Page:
053_.pdf (1.64 MB)

Social camouflage: A survey of 143 students of their preference for assistive technology cutlery and the visual mechanisms being influenced

Download (1.64 MB)
conference contribution
posted on 22.01.2019 by George Torrens, Ian Storer, Salman Asghar, Ruth Welsh, Karl Hurn
Camouflage has been used extensively in modern military applications for over one hundred years. However, social camouflage has been used by artists and designers for even longer within clothing, body-worn accessories and more recently automotive and product design. Most practising designers learn this tacit heuristic through trial and error or passed on through master-student experience. This paper will provide the theoretical principles behind the heuristic and validate their application through evidence from different sources. A series of photographs was compiled of seven commercially available cutlery for people with limited grip strength or mobility in their hands that included a set that embodied the principles of social camouflage. The optimum shapes for grip in these sets highlights their unconventional shape, making them often less desirable to use in public. A survey of preferences for a range of cutlery was completed with 143 students using a semantic differential (SD) scale, with ‘least medical’ and ‘most medical’ as the polar nouns. A sample of eight students, four male, four females, completed the survey again using computer screen-based eye tracking. The areas of interest and the order of movement of fixations were noted. The SD scale order placed the perception of the social camouflaged cutlery as more medical than desirable in contradiction to current sales of the product. Eye tracking highlighted that students followed the outline of the highest contrast visual elements when viewing the socially camouflaged cutlery; being drawn away from the outline of the actual shape. In all others, the outline profile was prominent.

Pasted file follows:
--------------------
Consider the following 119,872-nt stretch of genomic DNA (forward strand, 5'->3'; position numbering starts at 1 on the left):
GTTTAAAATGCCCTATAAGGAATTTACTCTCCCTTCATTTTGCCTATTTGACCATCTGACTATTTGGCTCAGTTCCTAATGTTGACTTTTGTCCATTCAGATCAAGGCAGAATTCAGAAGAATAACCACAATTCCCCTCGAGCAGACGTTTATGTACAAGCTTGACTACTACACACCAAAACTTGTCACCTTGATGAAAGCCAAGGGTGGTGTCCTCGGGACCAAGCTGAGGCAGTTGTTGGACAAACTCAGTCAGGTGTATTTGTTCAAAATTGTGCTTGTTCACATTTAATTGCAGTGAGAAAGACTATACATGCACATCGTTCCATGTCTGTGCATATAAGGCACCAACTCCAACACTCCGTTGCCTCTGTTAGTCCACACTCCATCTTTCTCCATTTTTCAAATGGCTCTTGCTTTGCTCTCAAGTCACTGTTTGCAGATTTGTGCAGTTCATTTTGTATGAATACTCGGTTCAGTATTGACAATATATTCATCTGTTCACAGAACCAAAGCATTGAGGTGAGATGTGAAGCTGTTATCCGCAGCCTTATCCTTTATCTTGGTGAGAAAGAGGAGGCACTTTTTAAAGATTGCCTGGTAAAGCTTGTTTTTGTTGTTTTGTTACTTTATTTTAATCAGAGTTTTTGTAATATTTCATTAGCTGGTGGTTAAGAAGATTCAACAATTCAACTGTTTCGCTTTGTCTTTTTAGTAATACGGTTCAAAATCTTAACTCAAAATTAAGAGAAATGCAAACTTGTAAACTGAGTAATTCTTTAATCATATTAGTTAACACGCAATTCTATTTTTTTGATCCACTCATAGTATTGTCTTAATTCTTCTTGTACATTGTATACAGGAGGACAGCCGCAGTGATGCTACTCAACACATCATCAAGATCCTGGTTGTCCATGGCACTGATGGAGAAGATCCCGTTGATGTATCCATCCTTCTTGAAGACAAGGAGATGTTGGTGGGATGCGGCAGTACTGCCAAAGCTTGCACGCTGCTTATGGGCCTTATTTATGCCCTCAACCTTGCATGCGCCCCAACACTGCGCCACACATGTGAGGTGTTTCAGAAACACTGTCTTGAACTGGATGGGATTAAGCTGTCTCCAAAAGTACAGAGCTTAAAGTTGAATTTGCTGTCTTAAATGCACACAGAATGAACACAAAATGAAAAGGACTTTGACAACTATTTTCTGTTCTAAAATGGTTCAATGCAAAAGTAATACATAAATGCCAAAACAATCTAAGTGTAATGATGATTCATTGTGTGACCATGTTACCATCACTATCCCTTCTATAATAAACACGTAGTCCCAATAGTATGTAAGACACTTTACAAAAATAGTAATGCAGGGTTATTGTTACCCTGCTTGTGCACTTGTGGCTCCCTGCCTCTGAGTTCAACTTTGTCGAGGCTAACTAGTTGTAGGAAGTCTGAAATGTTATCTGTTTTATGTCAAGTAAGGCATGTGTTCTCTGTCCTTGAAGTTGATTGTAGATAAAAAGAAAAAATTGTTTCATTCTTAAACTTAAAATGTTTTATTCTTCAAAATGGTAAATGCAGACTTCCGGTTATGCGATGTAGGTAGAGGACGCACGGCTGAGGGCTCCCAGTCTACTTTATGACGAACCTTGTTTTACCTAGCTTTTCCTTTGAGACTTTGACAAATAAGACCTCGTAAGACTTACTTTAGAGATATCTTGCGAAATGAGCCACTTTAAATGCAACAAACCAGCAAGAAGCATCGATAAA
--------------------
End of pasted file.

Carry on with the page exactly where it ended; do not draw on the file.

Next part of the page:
History

School

  • Design

Published in

Contemporary Ergonomics & Human Factors 2019

Citation

TORRENS, G.E. ... et al., 2019. Social camouflage: A survey of 143 students of their preference for assistive technology cutlery and the visual mechanisms being influenced. IN: Charles, R. and Golightly, D. (eds). Contemporary Ergonomics & Human Factors 2019 (EHF 2019), Stratford-upon-Avon, 29th April-1st May.

Publisher

© Chartered Institute of Ergonomics & Human Factors (CIEHF)

Version

VoR (Version of Record)

Acceptance date

21/12/2018

Publication date

2019

ISBN

9781999652715

Language

en

Location

Stratford-upon-Avon

Exports